Libianca: Chasing A Dream
Thanks to the Internet and the growing influence of social media platforms, there’s so much musical content shared from all over the world, daily. A lot of the time, unfortunately, some don’t merit a second listen, but so often, you come across one that just sticks.
The chorus “I’ve been drinking more alcohol for the past five days, did you check on me?” is one that many are familiar with and that comes from the gifted vocal cords of Cameroonian-American singer Libianca.
She sits with the Guardian Life to discuss her early life in Cameroun, her creative process and the peculiar circumstances that led to her smash hit song, ‘People’.
Tell us about yourself, who is Libianca?
Libianca is a woman who likes her peace, she likes to be a loner (most of the time), she loves to read books, she writes poems, she can be very stubborn and she’s very emotional.
What was your childhood like?
I grew up in Bamenda, Cameroun. I used to go for holidays between Bamenda and Yaoundé and that’s how I learnt to speak French. I went to primary and secondary school in Cameroun, so, I definitely learned a lot during my time there. Most of the moral values I carry with me today are from my childhood. I was in Cameroun from age four to 13 before moving to Minnesota to live with my parents.
When did you start making music?
I started singing at the age of six, and then, I was writing songs when I went to boarding school. I don’t know what it was about music that drew me in, but I was very drawn, because it helped me regulate my emotions.
Who were your early musical influences?
I used to listen to Grace Decca, Charlotte Dipanda, Lounge Lounge and a good number of other Camerounian artists as well as P-Square (they had me in a choke hold). I also had RnB influences such as Akon, Rihanna, Chris Brown, Beyoncé and Keyshia Cole. These were definitely part of my early influences.
Can you recall your first-ever stage performance?
My first ever performance was actually in church, while I was in boarding school, and I was singing with one girl. We were supposed to sing a hymn and I messed up, but I looked at her like she was the one who messed it up, because I wasn’t going to embarrass myself (laughs), so, I just transferred it to someone else.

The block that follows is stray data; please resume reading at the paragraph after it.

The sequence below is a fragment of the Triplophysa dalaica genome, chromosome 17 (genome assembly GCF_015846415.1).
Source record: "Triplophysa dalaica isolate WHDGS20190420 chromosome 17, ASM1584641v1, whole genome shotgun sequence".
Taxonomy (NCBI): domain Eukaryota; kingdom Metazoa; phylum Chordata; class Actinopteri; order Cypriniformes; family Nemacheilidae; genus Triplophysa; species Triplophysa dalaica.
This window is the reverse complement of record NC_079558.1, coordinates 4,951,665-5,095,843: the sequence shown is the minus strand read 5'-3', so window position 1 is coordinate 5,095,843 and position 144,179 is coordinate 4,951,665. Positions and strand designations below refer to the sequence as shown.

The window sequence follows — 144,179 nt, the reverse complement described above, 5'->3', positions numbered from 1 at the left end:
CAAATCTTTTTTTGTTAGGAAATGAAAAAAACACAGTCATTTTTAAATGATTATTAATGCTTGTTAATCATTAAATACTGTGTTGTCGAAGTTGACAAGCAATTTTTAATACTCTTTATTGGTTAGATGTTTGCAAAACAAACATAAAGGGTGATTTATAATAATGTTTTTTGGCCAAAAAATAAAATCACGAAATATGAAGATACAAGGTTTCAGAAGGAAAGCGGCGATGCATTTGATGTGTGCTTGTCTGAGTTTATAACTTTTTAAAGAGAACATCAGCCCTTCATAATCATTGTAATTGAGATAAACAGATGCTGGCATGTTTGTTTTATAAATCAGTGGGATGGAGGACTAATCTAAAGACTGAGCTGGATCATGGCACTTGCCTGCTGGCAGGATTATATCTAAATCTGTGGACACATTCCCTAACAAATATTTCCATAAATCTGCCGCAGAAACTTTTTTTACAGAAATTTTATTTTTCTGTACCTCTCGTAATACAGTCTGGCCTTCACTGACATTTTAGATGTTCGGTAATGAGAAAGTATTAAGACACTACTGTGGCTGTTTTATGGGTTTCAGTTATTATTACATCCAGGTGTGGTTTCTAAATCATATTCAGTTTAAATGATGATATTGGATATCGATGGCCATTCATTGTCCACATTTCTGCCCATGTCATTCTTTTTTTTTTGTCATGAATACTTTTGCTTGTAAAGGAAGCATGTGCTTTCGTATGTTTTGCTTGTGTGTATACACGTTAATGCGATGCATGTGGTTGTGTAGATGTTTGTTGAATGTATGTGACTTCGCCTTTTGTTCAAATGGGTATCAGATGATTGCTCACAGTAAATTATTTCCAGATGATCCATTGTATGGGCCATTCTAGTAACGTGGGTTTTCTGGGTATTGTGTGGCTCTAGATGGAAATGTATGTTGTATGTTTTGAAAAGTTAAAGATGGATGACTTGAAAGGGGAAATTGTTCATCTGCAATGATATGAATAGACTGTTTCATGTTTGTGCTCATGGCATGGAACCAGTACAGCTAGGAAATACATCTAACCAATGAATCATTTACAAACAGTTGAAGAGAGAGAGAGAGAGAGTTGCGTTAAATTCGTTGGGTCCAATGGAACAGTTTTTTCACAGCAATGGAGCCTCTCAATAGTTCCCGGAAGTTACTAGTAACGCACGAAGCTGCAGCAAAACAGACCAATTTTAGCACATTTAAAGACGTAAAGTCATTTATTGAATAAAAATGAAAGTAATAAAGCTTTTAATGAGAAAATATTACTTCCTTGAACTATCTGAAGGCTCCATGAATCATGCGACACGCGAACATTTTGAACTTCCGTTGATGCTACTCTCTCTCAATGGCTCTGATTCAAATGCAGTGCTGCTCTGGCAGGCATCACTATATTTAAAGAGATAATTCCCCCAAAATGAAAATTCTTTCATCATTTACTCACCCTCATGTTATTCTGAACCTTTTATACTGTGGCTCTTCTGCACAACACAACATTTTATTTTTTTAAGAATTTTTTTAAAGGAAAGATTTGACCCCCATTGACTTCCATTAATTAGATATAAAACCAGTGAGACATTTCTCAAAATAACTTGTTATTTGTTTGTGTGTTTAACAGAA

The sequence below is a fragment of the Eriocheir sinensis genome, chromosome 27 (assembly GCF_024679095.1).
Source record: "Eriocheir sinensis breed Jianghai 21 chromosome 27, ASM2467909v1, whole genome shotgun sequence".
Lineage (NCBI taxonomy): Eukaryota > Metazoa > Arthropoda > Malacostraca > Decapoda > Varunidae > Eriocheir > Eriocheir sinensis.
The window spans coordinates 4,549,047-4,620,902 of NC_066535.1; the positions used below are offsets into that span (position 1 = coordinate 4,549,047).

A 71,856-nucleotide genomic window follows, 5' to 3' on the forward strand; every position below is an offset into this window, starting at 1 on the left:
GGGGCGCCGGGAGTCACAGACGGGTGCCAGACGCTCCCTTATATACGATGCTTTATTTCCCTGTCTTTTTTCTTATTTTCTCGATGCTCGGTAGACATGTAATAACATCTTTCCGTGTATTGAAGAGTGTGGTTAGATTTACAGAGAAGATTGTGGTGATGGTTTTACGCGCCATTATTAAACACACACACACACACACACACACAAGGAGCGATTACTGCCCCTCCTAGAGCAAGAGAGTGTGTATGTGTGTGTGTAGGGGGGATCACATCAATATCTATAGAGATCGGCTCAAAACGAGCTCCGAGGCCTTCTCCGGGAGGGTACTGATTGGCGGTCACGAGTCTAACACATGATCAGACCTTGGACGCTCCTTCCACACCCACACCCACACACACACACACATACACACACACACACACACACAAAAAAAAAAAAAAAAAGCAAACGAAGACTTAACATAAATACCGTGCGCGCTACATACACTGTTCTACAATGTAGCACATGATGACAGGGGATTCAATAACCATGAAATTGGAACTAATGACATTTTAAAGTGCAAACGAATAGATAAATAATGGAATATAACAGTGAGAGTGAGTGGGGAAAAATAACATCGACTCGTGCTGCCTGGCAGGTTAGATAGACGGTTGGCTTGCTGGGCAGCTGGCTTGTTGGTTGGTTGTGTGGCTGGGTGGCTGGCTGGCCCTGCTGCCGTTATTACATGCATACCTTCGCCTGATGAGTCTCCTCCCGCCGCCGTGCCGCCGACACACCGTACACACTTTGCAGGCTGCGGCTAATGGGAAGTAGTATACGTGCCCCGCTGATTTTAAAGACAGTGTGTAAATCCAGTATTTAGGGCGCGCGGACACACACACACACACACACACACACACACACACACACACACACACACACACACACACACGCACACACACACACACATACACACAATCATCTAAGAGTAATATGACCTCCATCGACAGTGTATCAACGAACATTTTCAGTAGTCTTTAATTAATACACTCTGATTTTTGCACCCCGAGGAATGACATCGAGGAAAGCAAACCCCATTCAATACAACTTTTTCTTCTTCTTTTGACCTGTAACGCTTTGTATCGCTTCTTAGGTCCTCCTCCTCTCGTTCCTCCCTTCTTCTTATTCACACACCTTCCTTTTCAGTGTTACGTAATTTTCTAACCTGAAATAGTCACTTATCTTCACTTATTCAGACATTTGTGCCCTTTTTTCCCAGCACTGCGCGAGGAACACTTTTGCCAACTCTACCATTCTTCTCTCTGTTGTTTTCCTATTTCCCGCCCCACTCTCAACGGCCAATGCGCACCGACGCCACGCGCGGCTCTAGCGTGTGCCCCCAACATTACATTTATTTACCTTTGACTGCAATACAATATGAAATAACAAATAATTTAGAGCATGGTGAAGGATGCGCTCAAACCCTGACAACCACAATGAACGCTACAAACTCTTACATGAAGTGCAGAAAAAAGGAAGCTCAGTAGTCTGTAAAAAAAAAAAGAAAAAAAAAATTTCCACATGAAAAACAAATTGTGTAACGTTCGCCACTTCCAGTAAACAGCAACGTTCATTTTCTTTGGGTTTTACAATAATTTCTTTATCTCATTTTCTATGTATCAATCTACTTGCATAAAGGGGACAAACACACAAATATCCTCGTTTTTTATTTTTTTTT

At what point did it become clear that you had ‘hit it’?
‘I’m not gonna lie’, once I set my mind to be a musician, I already started seeing myself as a
superstar, but it’s a whole different thing when it actually becomes a reality and you’re like “damn I actually did it”. With my song People it really shocked me.
What was the inspiration behind that song?
It was really just my own experiences. During that time, I quit the job I was working, which was in healthcare sector, and I left, because I felt employees weren’t properly cared for. I left that job with no backup or ways to pay my bills so I decided to sell shawarmas to make ends meet. It was very tough and my mental health wasn’t doing well at all and I was having a very low period and that’s where people came from. I poured my whole heart into that song.
Can you describe your creative process to us?
First, I prefer to write without drums usually, so, if I’m writing to an instrumental song, they would have to remove the drums. I can write a lot of songs to just piano or just guitar, so, I start off with melodies and then put lyrics to the melodies because melodies come easy to me, however, sometimes lyrics take a little bit longer. That’s usually how I do it and within 30 minutes, I have my verse, my pre-hook, and my hook which is over 60 per cent of the song done and I’ll just go record it and finish up the little bits later.
What’s the goal while making music?
I go into the studio with one goal, which is for the song I’m about to create to be my favorite song and I do this every time. I’m always trying to outdo my past self and that’s how I measure growth.
Are there any artistes you’re looking forward to working with?
I’ve been fortunate enough to work with most of the producers that I admire, but I would love to
get in the studio with Dj Spinall. Artiste-wise, I love Yebba, Adele and Sza — these three, before I leave this earth, I intend to have at least two songs with each of them. I also love Tems, Rema, Ladipoe and Crayon.
Are you working on anything now?
Of course! After ‘People’, I have to step things up this year. I’m working on an EP and I’m getting more songs done so I have a lot of options for my next single. I’ve been going into the studio like twice a day and working with so many people and a lot of great songs are coming from that.
What can fans expect from Libianca in the near future?
They can expect very good music. Not just melodies, but music that’ll make you think deeply about yourself and love yourself. The message is soft life and self-appreciation, that’s what I’m promoting.